The MRI program assists with the acquisition or development of a shared research instrument that is, in general, too costly and/or not appropriate for support through other NSF programs. The program does not fund research projects or provide ongoing support for operating or maintaining facilities or centers.

    The instrument acquired or developed is expected to be operational for regular research use by the end of the award period. For the purposes of the MRI program, a proposal must be for either acquisition (Track 1) or development (Track 2) of a single, well-integrated instrument. The MRI program does not support the acquisition or development of a suite of instruments to outfit research laboratories or facilities, or that can be used to conduct independent research activities simultaneously.

    Instrument acquisition or development proposals that request funds from NSF in the range $100,000-$4 million may be accepted from any MRI-eligible organization. Proposals that request funds from NSF less than $100,000 may also be accepted from any MRI-eligible organization for the disciplines of mathematics or social, behavioral and economic sciences and from non-Ph.D.-granting institutions of higher education for all NSF-supported disciplines.

    Cost-sharing of precisely 30% of the total project cost is required for Ph.D.-granting institutions of higher education and for non-degree-granting organizations. Non-Ph.D.-granting institutions of higher education are exempt from cost-sharing and cannot include it. National Science Board policy is that voluntary committed cost sharing is prohibited.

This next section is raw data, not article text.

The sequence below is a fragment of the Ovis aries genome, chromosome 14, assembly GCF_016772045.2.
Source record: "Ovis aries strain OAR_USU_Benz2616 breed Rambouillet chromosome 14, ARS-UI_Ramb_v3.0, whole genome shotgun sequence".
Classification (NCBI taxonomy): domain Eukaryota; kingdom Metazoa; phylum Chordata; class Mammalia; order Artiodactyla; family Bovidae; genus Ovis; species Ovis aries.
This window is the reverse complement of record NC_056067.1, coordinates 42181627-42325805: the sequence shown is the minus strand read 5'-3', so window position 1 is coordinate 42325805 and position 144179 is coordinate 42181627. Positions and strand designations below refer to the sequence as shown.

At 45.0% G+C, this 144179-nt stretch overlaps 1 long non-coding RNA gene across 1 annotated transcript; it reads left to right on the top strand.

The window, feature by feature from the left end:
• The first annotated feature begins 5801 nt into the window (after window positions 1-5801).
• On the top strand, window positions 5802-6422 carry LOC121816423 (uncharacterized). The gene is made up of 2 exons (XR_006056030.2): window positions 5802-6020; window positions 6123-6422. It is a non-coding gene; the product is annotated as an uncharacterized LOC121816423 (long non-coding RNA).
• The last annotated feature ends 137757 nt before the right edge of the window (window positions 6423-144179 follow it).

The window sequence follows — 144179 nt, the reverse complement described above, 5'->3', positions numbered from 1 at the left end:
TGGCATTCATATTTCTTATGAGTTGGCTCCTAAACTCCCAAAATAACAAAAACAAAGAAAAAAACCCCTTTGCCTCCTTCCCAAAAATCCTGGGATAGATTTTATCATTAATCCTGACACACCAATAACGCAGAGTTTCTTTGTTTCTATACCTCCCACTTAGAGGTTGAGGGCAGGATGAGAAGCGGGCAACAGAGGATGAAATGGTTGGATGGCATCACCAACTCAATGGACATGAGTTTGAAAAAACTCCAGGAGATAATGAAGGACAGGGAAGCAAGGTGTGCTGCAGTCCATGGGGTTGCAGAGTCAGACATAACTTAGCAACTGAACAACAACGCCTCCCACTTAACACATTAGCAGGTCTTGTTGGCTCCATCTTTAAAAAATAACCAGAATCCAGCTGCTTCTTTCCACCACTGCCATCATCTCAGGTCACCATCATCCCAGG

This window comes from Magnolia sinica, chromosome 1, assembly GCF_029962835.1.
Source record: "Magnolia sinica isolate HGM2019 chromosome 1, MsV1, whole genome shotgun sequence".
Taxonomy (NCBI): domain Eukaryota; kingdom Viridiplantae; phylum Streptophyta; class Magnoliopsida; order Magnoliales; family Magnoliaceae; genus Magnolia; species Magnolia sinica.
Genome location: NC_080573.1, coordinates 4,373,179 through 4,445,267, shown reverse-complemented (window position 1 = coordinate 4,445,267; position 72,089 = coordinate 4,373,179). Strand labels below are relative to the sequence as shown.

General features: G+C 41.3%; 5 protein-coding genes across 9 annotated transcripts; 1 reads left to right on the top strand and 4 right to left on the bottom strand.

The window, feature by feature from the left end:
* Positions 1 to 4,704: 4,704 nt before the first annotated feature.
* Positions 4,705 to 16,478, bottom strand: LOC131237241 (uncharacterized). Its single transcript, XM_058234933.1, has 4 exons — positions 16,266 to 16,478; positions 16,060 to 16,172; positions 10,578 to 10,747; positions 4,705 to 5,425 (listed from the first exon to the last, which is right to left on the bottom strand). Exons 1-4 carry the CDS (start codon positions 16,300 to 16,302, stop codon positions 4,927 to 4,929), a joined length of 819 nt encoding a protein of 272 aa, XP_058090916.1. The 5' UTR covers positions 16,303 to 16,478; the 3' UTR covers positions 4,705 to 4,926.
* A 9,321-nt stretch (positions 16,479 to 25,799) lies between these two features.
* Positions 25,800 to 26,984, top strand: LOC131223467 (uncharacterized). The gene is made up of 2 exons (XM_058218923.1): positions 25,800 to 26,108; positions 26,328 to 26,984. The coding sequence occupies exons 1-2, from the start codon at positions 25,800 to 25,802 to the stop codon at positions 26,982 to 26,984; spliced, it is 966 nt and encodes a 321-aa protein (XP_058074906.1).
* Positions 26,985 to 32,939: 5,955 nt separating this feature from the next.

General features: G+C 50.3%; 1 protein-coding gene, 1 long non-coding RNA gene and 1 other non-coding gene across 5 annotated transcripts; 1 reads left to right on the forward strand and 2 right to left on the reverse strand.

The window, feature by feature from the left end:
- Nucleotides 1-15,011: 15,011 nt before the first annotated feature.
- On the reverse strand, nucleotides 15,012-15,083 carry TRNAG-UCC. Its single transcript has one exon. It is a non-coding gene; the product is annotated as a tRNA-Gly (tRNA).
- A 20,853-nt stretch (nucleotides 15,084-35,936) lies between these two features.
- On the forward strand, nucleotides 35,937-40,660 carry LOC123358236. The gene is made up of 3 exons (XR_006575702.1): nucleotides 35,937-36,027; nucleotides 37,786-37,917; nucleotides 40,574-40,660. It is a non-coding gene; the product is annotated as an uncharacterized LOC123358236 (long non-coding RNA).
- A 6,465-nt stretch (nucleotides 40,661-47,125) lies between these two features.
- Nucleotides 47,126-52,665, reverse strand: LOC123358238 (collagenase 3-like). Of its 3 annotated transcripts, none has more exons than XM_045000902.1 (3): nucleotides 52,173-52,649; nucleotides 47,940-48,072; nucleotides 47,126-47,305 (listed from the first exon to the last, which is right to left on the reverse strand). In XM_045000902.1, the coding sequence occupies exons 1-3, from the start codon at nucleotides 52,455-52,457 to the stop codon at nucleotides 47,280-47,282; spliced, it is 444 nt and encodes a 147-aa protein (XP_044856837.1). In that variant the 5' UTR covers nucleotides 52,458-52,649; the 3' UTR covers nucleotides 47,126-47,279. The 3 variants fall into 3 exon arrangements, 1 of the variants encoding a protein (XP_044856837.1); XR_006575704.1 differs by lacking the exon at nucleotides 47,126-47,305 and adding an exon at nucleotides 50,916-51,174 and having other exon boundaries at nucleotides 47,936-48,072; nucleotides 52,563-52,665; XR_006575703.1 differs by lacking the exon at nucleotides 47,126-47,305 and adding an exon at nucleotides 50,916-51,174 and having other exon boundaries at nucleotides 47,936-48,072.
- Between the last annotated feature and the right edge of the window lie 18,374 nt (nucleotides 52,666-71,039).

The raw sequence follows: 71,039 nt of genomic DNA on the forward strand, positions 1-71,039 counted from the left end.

Please see the solicitation text for definitions of organizational types used by the MRI program.

    Deadlines

    Internal CU Deadline: 11:59pm MST September 27, 2017

    NSF Deadline: January 10, 2018

    Internal Application Requirements (all in PDF format)

    • Up to 3-page proposal
      • Instrument Acquisition Proposals should attest to:
        • The extent of shared use of the instrumentation for research and/or research training.
        • Whether the management plan includes sufficient infrastructure and technical expertise to allow effective usage of the instrument.
        • The organization's commitment to ensuring successful operations and maintenance over the expected lifetime of the instrument.
        • Whether the request is justified and reasonable in magnitude. If student involvement is included, reviewers will be asked to evaluate the involvement in terms of both instrument needs and training the next generation of instrumentalists.
        • Plans for using the new or enhanced capability in research or research training.
        • For instrument acquisition proposals of $1 million or above, the potential impact of the instrument on the research community of interest at the regional or national level, when appropriate.